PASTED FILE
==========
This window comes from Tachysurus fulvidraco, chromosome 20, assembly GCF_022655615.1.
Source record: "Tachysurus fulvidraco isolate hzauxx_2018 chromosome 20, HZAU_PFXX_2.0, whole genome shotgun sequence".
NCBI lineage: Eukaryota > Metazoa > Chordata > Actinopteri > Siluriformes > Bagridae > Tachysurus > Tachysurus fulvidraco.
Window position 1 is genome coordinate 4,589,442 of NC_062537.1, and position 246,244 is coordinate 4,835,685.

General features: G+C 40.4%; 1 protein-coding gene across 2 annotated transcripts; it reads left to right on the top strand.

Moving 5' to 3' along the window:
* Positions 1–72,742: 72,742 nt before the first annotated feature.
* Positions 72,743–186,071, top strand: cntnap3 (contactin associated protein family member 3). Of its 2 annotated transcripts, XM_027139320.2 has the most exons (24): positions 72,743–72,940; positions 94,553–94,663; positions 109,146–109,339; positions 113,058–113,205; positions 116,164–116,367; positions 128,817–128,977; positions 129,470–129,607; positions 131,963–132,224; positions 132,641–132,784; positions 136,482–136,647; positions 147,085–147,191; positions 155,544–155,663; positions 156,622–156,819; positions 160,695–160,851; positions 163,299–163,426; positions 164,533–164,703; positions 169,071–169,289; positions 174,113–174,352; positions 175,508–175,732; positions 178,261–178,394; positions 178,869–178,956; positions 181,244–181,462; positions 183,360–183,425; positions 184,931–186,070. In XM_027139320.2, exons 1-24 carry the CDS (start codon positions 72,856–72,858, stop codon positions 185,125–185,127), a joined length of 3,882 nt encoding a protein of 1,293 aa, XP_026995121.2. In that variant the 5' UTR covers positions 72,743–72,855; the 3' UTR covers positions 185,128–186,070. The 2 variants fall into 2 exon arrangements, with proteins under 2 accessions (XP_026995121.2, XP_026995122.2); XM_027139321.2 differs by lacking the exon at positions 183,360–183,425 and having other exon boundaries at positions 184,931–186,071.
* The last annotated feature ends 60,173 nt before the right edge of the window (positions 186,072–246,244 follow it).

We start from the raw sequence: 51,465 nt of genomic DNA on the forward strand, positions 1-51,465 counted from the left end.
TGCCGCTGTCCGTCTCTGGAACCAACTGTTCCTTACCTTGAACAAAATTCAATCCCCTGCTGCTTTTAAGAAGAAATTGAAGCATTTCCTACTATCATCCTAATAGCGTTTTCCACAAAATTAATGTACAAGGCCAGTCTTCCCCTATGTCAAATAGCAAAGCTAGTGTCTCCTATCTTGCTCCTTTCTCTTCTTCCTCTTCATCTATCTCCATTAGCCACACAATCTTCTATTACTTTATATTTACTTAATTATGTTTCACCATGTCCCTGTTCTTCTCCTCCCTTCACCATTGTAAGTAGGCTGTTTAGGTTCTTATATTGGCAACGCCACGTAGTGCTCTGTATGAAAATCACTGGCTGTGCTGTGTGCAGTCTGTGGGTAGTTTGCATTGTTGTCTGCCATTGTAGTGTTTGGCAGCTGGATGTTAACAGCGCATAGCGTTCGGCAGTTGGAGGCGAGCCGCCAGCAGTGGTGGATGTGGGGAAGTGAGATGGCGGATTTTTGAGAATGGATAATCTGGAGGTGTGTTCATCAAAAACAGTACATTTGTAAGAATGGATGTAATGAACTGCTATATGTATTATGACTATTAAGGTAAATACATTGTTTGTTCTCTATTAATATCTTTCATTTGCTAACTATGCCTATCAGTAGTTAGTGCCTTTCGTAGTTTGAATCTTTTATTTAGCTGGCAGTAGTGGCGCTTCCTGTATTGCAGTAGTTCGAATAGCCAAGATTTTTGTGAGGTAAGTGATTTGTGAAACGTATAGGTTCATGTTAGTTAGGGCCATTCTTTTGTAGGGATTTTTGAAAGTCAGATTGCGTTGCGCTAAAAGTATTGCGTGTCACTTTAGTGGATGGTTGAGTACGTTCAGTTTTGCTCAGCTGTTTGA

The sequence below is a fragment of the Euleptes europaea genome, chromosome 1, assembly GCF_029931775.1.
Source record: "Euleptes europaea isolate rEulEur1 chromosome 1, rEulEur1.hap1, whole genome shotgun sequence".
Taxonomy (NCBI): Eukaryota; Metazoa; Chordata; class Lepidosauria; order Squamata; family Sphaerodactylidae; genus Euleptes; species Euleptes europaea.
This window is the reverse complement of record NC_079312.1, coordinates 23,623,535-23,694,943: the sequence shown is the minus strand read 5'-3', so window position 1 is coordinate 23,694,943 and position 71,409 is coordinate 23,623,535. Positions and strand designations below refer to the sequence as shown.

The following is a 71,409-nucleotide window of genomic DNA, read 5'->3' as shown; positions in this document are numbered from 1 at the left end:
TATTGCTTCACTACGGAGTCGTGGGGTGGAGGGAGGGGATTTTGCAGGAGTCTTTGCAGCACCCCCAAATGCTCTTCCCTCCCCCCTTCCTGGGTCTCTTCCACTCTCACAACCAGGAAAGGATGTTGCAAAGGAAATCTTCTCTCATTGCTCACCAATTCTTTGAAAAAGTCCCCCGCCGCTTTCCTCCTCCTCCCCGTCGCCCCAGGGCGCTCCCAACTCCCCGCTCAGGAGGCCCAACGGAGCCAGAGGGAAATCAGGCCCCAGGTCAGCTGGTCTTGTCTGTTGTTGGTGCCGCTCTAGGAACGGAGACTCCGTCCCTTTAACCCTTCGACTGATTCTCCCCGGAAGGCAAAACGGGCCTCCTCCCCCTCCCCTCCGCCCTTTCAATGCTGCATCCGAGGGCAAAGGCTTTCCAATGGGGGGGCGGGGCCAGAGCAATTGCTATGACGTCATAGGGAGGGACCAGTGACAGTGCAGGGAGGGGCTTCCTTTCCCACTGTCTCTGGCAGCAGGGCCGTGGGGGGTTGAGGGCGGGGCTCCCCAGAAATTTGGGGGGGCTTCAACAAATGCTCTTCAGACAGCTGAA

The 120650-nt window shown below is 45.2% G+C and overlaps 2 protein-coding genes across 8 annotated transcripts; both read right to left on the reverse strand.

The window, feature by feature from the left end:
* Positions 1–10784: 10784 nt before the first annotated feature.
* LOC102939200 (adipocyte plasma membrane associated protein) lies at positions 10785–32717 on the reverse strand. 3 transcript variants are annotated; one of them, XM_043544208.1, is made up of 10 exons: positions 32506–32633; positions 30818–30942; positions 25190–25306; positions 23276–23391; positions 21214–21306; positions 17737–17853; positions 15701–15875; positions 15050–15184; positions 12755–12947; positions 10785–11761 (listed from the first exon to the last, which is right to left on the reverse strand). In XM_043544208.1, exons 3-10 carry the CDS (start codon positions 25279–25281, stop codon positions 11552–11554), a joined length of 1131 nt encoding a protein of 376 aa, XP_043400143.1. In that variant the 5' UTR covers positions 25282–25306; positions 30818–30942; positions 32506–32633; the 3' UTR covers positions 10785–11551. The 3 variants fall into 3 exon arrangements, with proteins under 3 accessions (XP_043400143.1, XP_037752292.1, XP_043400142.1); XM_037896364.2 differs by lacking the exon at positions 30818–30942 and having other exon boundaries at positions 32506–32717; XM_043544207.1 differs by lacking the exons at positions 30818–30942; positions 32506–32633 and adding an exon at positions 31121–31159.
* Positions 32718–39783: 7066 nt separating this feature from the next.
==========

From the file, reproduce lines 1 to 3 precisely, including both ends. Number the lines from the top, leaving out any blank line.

This window comes from Tachysurus fulvidraco, chromosome 20, assembly GCF_022655615.1.
Source record: "Tachysurus fulvidraco isolate hzauxx_2018 chromosome 20, HZAU_PFXX_2.0, whole genome shotgun sequence".
NCBI lineage: Eukaryota > Metazoa > Chordata > Actinopteri > Siluriformes > Bagridae > Tachysurus > Tachysurus fulvidraco.